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Qual Saf Health Care 16:34-39 doi:10.1136/qshc.2006.019828
  • Original Article

Insufficient communication about medication use at the interface between hospital and primary care

  1. Bente Glintborg1,3,
  2. Stig Ejdrup Andersen2,
  3. Kim Dalhoff3
  1. 1Clinic of Internal Medicine I, H:S Bispebjerg Hospital, Copenhagen, Denmark
  2. 2Unit of Clinical Pharmacology H:S Bispebjerg Hospital, Copenhagen, Denmark
  3. 3Department of Clinical Pharmacology Q7642, H:S Rigshospitalet, Copenhagen, Denmark
  1. Correspondence to:
 B Glintborg
 Department of Clinical Pharmacology Q7642, H:S Rigshospitalet, Blegdamsvej 9, DK-2100 Copenhagen, Denmark; bente.glintborg{at}rh.hosp.dk
  • Accepted 19 November 2006

Abstract

Background: Lack of updated and uniform medication lists poses a problem for the continuity in patient care. The aim of this study was to estimate whether hospitals succeed in making accurate medication lists congruent with patients’ actual medication use. Subsequently, the authors evaluated where errors were introduced and the possible implications of incongruent medication lists.

Methods: Patients were visited within one week after discharge from surgical or medical department and interviewed about their use of prescription-only medication (POM). Stored drugs were inspected. Medication lists in hospital files and discharge letters were compared with the list obtained during the interview. The frequency of incorrect medication use and the potential consequences were estimated.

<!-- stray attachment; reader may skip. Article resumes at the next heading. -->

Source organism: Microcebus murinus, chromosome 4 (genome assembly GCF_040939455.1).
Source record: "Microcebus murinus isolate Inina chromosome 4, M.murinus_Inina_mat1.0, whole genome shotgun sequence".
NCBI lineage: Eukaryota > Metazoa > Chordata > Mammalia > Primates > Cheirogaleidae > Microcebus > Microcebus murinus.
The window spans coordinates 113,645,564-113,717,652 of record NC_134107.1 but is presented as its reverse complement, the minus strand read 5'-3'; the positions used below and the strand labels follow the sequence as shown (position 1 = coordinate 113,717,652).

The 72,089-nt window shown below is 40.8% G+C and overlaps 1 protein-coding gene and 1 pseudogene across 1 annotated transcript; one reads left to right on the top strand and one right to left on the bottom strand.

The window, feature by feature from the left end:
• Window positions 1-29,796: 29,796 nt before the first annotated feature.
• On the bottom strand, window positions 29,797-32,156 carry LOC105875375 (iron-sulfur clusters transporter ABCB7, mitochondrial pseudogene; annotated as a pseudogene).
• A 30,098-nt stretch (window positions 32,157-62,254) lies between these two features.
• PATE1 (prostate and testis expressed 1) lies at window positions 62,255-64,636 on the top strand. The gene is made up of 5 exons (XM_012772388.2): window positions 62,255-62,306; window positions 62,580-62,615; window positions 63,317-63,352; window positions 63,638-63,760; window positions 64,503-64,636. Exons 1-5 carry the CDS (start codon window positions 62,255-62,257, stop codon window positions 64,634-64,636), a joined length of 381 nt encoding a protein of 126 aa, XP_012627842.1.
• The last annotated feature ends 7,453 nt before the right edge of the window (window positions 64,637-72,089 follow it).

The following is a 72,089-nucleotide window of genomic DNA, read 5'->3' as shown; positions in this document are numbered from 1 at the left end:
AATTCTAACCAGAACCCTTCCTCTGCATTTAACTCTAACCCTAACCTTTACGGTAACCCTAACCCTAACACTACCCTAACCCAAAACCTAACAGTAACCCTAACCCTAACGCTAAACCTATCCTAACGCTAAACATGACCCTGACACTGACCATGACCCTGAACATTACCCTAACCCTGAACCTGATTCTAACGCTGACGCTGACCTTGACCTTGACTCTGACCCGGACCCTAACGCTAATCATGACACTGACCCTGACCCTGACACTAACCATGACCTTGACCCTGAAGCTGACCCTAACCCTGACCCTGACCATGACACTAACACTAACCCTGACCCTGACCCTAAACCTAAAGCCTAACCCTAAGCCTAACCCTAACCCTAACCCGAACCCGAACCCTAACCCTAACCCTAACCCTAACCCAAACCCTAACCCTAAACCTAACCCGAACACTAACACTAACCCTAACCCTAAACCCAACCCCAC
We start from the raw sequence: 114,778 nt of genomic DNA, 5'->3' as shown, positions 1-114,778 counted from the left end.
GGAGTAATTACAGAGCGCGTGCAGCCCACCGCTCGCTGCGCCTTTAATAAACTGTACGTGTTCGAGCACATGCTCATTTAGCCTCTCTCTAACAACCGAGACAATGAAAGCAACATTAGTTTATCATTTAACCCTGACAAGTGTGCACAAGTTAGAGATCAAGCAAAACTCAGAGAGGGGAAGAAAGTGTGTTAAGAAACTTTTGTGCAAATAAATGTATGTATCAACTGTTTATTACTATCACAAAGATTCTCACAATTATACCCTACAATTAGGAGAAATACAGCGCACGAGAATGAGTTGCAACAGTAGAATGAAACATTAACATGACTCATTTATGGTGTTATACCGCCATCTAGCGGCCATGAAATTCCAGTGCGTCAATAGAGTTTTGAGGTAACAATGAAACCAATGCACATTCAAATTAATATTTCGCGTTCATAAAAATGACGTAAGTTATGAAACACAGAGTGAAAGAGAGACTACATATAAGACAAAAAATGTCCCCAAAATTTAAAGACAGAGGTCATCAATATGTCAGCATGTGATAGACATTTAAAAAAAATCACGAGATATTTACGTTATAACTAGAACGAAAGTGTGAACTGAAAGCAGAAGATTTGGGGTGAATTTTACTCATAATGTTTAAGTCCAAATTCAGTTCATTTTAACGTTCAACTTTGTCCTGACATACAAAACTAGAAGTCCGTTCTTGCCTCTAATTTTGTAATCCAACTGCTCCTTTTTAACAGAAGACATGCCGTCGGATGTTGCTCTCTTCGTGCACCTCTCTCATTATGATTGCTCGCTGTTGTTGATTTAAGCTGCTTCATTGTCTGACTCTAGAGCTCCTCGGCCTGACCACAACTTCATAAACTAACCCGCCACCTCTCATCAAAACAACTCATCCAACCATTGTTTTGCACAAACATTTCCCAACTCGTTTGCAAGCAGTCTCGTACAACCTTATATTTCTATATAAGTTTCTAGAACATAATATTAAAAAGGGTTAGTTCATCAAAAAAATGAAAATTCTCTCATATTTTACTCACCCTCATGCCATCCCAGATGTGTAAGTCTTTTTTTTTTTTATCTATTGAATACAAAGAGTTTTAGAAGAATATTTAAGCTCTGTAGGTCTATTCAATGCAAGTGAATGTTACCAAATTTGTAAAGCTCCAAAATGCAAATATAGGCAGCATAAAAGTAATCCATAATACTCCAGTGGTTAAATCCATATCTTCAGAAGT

Results: A total of 83 surgical and 117 medical patients were included (n = 200), 139 patients (70%) were women. Median age was 75 years. Six patients stored no POM, 194 patients stored 1189 POM. Among the 955 currently-used POM, 749 POM (78%) were registered at some point during hospitalisation but only 444 (46%) were registered in discharge letters. 66 POM users had no medication list in their discharge letter. Local treatments (skin, eyes, airways) were registered less frequently than drugs administered orally. In total, 179 of the currently-used POM (19%) were not mentioned anywhere in hospital files, probably because of insufficient medication lists made at admission, and the prescribed regimen was unclear. At least 63 POM (7% of currently-used POM) were used in disagreement with the prescribed regimen.

Discussion: Approximately one fifth of used POM is unknown to the hospital and only half of used POM registered in discharge letters. Insufficient medication lists hamper clarifying whether or not patients use medication according to prescription. In order to prevent medication errors a systematic follow-up after discharge focusing on making an updated medication list might be needed.

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